were his other works on logic; the paraphrases of Averroes were deemed sufficient.) Averroes' Epitome on Logic, which included a section on the doctrine of the categories, was translated twice into Hebrew. The translation by Jacob b. Machir was very popular and was printed in the 16th century (Riva di Trento). As for Jewish authors, one should point out the very popular commentary on Averroes' paraphrase by Gersonides in the 14th century and the very rare commentary by Elijah Xabillo (
) in the 15th. Shorter discussions are found in works by
and Judah b. Solomon
ha-Kohen Ibn *Matkah
. Scholastic treatments of the categories and the so-called postpredicaments (e.g., opposition, etc.) appear in the various Hebrew versions of the Tractatus attributed to Peter of Spain and in the voluminous Mikhlal Yofi of Judah Messer Leon. The Categories' most significant doctrine for medieval Jewish theology was that of the signification of terms, for that doctrine provided the semantic and metaphysical framework for the discussion of Divine names and attributes.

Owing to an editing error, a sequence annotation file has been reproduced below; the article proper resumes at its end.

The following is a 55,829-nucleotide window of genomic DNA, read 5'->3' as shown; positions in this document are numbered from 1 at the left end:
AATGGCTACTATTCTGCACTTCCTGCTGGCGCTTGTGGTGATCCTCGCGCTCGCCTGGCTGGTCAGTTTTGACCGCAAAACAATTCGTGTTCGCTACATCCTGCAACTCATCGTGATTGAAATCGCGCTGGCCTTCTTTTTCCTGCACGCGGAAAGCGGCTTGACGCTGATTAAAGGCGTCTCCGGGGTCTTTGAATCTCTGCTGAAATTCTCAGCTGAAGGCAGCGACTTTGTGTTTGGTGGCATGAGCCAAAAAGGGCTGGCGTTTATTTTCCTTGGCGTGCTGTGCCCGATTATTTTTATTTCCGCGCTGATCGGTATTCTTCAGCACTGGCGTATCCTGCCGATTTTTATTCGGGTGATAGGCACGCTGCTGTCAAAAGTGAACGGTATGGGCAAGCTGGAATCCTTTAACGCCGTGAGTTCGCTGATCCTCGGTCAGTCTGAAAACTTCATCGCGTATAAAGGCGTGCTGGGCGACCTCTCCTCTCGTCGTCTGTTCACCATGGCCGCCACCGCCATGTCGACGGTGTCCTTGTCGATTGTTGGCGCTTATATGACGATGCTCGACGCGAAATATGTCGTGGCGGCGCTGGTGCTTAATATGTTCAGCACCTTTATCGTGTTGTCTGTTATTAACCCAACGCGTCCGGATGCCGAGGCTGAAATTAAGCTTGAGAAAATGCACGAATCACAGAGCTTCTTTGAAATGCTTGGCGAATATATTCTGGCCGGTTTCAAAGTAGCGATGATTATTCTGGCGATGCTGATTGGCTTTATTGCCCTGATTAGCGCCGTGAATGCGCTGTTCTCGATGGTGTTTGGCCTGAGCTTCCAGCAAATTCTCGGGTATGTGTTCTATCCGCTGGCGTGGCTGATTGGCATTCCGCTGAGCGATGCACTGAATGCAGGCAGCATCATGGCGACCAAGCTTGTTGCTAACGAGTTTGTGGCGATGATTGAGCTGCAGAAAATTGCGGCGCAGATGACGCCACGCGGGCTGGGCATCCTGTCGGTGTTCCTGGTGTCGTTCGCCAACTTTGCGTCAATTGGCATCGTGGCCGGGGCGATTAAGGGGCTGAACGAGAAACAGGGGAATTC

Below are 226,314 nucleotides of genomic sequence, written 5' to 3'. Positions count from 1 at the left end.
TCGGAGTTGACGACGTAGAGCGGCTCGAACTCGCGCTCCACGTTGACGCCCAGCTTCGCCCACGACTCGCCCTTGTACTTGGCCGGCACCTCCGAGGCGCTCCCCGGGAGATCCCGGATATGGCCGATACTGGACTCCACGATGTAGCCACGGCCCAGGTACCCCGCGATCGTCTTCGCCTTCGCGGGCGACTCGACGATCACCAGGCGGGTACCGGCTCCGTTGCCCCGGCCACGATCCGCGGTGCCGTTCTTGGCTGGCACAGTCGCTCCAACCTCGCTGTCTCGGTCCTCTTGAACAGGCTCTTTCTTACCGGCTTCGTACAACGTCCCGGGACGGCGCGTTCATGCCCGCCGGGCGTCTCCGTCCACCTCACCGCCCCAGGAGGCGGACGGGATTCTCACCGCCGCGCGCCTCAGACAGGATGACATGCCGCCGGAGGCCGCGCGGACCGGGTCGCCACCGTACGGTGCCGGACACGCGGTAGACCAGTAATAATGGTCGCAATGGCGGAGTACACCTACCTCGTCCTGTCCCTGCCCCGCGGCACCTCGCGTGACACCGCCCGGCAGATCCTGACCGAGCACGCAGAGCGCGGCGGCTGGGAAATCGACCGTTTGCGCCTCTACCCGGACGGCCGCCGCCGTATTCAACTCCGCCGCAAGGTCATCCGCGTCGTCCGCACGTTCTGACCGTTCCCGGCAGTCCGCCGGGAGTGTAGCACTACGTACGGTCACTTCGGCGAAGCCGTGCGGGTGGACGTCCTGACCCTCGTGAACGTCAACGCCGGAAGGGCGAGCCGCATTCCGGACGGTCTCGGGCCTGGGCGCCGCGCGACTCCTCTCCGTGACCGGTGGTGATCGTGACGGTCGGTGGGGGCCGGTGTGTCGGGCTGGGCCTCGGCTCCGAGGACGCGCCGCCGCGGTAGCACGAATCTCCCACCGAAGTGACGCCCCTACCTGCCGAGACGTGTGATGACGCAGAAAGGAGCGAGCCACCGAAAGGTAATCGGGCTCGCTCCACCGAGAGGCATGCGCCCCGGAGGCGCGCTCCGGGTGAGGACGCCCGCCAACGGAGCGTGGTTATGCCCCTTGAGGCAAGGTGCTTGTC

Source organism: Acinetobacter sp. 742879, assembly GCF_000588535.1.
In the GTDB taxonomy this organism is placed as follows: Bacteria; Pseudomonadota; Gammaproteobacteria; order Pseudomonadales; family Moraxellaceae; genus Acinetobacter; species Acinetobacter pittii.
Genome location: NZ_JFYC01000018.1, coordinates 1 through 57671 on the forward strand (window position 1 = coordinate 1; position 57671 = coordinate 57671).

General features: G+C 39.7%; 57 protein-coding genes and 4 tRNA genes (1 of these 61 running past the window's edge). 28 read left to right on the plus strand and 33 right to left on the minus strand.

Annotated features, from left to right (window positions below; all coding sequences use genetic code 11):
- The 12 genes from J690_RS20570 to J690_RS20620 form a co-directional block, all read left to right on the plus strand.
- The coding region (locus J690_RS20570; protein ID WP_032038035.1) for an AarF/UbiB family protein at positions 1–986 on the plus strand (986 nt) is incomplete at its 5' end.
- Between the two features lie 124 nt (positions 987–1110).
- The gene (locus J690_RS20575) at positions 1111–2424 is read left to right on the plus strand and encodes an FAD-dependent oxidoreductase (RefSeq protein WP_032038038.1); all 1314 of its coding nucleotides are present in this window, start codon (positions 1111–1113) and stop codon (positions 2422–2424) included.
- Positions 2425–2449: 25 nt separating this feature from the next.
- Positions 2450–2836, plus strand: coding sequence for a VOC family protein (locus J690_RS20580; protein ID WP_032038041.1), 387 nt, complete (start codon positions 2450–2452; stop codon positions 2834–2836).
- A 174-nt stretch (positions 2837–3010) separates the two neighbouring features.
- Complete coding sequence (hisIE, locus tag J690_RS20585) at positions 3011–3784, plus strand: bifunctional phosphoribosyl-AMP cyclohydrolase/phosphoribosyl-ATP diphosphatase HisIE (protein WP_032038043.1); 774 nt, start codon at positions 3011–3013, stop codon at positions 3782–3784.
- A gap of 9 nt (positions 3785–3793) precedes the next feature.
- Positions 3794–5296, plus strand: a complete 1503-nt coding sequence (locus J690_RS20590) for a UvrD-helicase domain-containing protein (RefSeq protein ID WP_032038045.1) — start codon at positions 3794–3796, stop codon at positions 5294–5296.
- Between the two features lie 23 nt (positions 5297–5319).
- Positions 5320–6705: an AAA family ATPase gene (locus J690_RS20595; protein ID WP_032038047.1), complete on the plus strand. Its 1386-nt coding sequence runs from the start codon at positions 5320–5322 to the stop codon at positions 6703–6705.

Abraham *Ibn Ezra
used the ten categories to explain the relationship of the first commandment in the Decalogue ("I am the Lord your God"), which he compared to substance, to the other nine, which he compared to accidents, since the existence of God is the foundation of all the other commandments (Long Commentary to Ex. 20:1).
[Charles Manekin (2nd ed.)]
M. Steinschneider, Uebersetzungen, 42–108; S. Rosenberg, "Logikah ve-Ontologiyah ba-Filosofiyah ha-Yehudit ba-Me'ah ha-14" (diss., Heb. Univ., 1973); C.H. Manekin, "When the Jews Learned Logic from the Pope: Three Hebrew Versions of the Tractatus of Peter of Spain," in: Science in Context, 10 (1997), 395–430.